When the soccer historians look back at this past year, 2009 undoubtedly will go down as the year of FC Barcelona. The Spanish giants won an unprecedented six titles -- winning every tournament in which they participated -- and became the most successful squad in history. While Barça has arguably the most depth of any squad in the world, with quality players at every position, its domination wouldn't have been possible without the inspiration of Argentine superstar
Messi was extraordinary for Barcelona, and last week was awarded for his individual achievements by being named FIFA World Player of the Year for 2009. "
More than a few of those goals were clutch -- not only did Messi score Barcelona's winning goal (a sensational header) against Manchester United in the UEFA Champions League final, but earlier this past month, he scored his team's winner in extra time in the Club World Cup final against Argentina's Estudiantes de La Plata.
But while that goal was also a gem -- Messi expertly chested home a precise
Back in La Plata, frustrated Estudiantes fans couldn't accept that Messi had inflicted defeat upon their team, and some reacted by demonstrating their disapproval of the diminutive superstar. Those supporters, who have become accustomed to seeing Messi rake in the titles with Barcelona while continuing to under-perform for the national team, expressed their anger by spray-painting insults on walls throughout the city in protest.
The common perception in Argentina is that Messi is more Spanish than Argentine -- he's one player when playing for his club and another when he suits up for his country. The 22-year-old Messi may have guided Argentina to the gold medal at the 2008 Summer Olympics in Beijing, as well as the Under-20 World Cup in the Netherlands in '05 (scoring both of Argentina's goals in the final), but he has failed to make an impact with the senior team.
What particularly annoys Argentine fans is that Messi was clearly the best player in the world during the '08-09 European season with his consistently outstanding play for Barça. But each time he arrived in South America for World Cup qualifying, he was completely off his game and didn't appear to come close to having the same level of motivation for his national team. As a result, many Argentines started referring to him as a "
With Messi a non-factor during key games, including a devastating home defeat to archrival Brazil in September, it was even rumored that Argentina boss
Even Brazilian President
"Thank God Messi doesn't play for the Argentine national team even 10 percent as good as he does for Barcelona," Lula told Brazilian radio station O Dia. "That leaves us Brazilians satisfied."
Even if almost the entire load of the pressure was fixated on Maradona during qualifying -- whether it be for the poor results, his bizarre team selections or the fact that his side couldn't find a clear game plan -- it was obvious the team was also suffering from the absence of the "real" Messi.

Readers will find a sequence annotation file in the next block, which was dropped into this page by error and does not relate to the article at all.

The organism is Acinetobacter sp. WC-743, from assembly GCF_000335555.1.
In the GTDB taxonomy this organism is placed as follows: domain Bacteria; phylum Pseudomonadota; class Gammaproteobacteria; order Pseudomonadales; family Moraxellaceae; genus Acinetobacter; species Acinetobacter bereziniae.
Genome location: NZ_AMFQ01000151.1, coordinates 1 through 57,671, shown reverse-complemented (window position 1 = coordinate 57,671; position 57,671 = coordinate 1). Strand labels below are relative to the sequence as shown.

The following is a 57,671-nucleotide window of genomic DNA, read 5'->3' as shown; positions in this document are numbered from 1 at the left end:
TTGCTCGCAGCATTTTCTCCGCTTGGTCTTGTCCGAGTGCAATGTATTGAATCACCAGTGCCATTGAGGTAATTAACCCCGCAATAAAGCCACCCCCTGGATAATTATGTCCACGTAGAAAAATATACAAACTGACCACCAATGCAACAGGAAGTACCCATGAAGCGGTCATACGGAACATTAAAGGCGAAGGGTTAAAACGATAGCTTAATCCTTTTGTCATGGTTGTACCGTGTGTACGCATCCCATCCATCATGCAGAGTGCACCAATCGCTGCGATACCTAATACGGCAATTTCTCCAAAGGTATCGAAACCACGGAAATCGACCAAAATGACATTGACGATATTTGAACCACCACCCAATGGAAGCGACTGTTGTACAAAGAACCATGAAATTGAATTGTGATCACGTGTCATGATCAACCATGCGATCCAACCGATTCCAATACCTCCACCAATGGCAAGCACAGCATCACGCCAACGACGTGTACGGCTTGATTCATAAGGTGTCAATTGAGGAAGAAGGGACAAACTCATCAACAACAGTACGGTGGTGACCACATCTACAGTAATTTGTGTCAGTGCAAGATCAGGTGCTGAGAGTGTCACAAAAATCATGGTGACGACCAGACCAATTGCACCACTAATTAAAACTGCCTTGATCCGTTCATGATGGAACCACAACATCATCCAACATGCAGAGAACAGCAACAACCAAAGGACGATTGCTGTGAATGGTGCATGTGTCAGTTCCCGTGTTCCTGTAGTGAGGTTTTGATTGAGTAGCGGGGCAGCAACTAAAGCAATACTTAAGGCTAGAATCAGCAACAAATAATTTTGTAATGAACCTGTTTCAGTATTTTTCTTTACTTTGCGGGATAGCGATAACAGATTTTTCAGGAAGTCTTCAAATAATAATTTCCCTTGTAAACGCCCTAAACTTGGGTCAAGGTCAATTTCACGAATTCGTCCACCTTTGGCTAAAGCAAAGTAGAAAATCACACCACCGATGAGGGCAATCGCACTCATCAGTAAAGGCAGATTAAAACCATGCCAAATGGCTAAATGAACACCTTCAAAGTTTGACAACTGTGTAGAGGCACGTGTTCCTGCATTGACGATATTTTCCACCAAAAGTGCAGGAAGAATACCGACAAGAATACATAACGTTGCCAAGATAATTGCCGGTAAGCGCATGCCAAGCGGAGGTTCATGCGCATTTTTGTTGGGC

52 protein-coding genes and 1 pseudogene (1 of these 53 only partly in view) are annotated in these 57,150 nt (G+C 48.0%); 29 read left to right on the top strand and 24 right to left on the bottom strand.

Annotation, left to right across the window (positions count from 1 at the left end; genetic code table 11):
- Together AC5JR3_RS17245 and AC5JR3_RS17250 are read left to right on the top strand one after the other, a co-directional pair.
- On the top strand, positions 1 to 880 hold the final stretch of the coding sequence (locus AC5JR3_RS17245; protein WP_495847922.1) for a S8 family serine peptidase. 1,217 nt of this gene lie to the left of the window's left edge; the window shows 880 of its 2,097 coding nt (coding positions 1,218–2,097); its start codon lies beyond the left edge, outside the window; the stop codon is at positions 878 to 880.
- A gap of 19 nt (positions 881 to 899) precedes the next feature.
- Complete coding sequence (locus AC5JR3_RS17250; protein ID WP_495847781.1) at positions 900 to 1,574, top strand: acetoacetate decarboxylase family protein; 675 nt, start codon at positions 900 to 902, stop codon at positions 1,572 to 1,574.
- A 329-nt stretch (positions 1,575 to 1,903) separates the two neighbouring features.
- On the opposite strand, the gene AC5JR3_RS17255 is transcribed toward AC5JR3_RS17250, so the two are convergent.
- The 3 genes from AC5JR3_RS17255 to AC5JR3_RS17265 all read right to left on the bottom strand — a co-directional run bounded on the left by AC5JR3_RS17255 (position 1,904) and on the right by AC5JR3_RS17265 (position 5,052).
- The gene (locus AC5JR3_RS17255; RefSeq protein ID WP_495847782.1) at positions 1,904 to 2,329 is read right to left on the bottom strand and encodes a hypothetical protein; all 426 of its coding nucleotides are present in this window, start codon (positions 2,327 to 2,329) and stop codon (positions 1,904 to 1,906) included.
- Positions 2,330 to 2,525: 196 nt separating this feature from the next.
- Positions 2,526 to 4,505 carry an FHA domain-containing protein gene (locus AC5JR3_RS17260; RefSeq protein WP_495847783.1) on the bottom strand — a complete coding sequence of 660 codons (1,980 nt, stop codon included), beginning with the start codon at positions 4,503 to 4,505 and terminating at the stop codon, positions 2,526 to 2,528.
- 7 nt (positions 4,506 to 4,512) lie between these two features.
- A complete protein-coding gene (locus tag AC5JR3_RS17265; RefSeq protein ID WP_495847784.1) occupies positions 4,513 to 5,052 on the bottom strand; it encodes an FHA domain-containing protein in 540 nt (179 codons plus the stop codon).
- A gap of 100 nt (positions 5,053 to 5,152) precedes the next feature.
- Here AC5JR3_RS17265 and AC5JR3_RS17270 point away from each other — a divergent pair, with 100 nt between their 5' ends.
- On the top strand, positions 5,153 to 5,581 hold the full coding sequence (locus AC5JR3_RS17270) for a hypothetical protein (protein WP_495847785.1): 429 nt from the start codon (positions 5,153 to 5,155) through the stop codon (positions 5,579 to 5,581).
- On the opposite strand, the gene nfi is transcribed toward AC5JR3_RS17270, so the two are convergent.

The Argentine press came to two conclusions over his deep struggles: that Messi is complemented by better players at Barcelona and that he doesn't have the same passion for the Argentina jersey that he has for Barcelona's because he has spent the past 10 years living in Spain, and owes everything to the club. (Although Messi was a youth product of Rosario-based club Newell's Old Boys, he never played an Argentine Primera División match.)
Messi migrated to Spain at age 12 because Barcelona (which noticed his tremendous potential) was willing to take care of his medical expenses after he was diagnosed with a growth-hormone deficiency. With the help of Barça, Messi quickly moved up the club's youth ranks, and broke into the first team in '04 at age 17.
Argentines are well known for their patriotism, whether it's in soccer or any other activity, for that matter. And although they were kept informed of Messi's progress over the years, they often questioned his loyalty to Argentina.
"I get annoyed when they say that I don't feel the Albiceleste [jersey]," Messi was quoted by Spanish daily
"Life took me to Barcelona. As a child, I dreamed about playing in the Argentine first division, to put on the Albiceleste; nothing gives me more motivation. I think like an Argentine and I live in Catalonia, but I feel very Argentine. For one, it is very difficult to talk about emotions, so how do they know how I feel? I don't mind them calling me 'the Catalan,' but I get annoyed when they treat me like I'm not an Argentine."
Messi may have failed to produce his club form with his country during World Cup qualifying, but the explanation isn't as simple as a supposed lack of heart. At Barcelona, he's surrounded by a much more compact side, with very intelligent teammates and a coach who knows exactly how to get the most out of him.
The otherworldly quality of Barcelona's midfield is another factor. The uncanny vision and sublime distribution of Spanish internationals
With Argentina, however, the situation is much different. Los Albicelestes lack a clear game plan under Maradona. Although they have loads of talent, they have no cohesion, particularly because of the lack of a capable anchor man to serve as Messi's Xavi or Iniesta.
In recent weeks, there has been talk that AFA president
Messi knows the only way he'll be able to silence his critics is by playing a starring role for Argentina at the World Cup. He already has his mind set on South Africa, and sees the tournament as the perfect opportunity to gain the admiration of the Argentine public.
After a flawless year which couldn't have gone any better with Barcelona, Messi outlined his next objective.
"Hopefully I can pick up my game with the national team," he told Argentine daily